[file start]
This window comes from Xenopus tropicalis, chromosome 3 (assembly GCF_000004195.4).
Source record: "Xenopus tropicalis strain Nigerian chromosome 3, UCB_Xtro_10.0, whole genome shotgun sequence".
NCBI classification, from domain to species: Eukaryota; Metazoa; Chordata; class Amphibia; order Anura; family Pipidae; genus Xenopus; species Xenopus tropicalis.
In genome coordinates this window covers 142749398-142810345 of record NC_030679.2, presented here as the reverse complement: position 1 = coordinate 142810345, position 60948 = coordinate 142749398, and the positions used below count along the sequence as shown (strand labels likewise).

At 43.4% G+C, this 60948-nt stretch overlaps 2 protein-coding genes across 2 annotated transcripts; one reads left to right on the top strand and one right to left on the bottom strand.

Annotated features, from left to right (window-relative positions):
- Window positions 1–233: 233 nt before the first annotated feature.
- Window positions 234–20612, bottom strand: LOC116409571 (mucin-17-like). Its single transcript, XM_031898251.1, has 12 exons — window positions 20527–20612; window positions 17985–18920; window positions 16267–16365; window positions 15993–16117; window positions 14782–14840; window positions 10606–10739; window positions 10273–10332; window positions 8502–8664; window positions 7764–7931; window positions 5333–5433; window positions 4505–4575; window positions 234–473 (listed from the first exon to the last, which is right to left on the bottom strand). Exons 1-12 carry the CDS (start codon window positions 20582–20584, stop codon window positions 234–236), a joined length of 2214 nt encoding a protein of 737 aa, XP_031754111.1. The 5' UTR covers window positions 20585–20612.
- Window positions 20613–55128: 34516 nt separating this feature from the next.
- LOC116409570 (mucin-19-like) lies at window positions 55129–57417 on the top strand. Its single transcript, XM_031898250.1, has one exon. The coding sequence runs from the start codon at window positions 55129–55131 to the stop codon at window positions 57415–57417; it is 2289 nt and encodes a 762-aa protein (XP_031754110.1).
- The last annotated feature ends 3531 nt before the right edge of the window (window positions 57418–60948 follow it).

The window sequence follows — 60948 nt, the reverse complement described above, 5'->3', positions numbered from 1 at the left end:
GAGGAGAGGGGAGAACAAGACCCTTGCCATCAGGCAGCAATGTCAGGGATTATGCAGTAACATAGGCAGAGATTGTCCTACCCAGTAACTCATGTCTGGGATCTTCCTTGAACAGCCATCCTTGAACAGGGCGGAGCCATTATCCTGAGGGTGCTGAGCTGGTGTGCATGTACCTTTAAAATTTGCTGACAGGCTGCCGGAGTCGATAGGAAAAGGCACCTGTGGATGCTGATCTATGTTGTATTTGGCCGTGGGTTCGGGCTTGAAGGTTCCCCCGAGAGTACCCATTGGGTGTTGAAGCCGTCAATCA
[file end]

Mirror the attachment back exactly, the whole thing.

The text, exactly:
This window comes from Xenopus tropicalis, chromosome 3 (assembly GCF_000004195.4).
Source record: "Xenopus tropicalis strain Nigerian chromosome 3, UCB_Xtro_10.0, whole genome shotgun sequence".
NCBI classification, from domain to species: Eukaryota; Metazoa; Chordata; class Amphibia; order Anura; family Pipidae; genus Xenopus; species Xenopus tropicalis.
In genome coordinates this window covers 142749398-142810345 of record NC_030679.2, presented here as the reverse complement: position 1 = coordinate 142810345, position 60948 = coordinate 142749398, and the positions used below count along the sequence as shown (strand labels likewise).

At 43.4% G+C, this 60948-nt stretch overlaps 2 protein-coding genes across 2 annotated transcripts; one reads left to right on the top strand and one right to left on the bottom strand.

Annotated features, from left to right (window-relative positions):
- Window positions 1–233: 233 nt before the first annotated feature.
- Window positions 234–20612, bottom strand: LOC116409571 (mucin-17-like). Its single transcript, XM_031898251.1, has 12 exons — window positions 20527–20612; window positions 17985–18920; window positions 16267–16365; window positions 15993–16117; window positions 14782–14840; window positions 10606–10739; window positions 10273–10332; window positions 8502–8664; window positions 7764–7931; window positions 5333–5433; window positions 4505–4575; window positions 234–473 (listed from the first exon to the last, which is right to left on the bottom strand). Exons 1-12 carry the CDS (start codon window positions 20582–20584, stop codon window positions 234–236), a joined length of 2214 nt encoding a protein of 737 aa, XP_031754111.1. The 5' UTR covers window positions 20585–20612.
- Window positions 20613–55128: 34516 nt separating this feature from the next.
- LOC116409570 (mucin-19-like) lies at window positions 55129–57417 on the top strand. Its single transcript, XM_031898250.1, has one exon. The coding sequence runs from the start codon at window positions 55129–55131 to the stop codon at window positions 57415–57417; it is 2289 nt and encodes a 762-aa protein (XP_031754110.1).
- The last annotated feature ends 3531 nt before the right edge of the window (window positions 57418–60948 follow it).

The window sequence follows — 60948 nt, the reverse complement described above, 5'->3', positions numbered from 1 at the left end:
GAGGAGAGGGGAGAACAAGACCCTTGCCATCAGGCAGCAATGTCAGGGATTATGCAGTAACATAGGCAGAGATTGTCCTACCCAGTAACTCATGTCTGGGATCTTCCTTGAACAGCCATCCTTGAACAGGGCGGAGCCATTATCCTGAGGGTGCTGAGCTGGTGTGCATGTACCTTTAAAATTTGCTGACAGGCTGCCGGAGTCGATAGGAAAAGGCACCTGTGGATGCTGATCTATGTTGTATTTGGCCGTGGGTTCGGGCTTGAAGGTTCCCCCGAGAGTACCCATTGGGTGTTGAAGCCGTCAATCA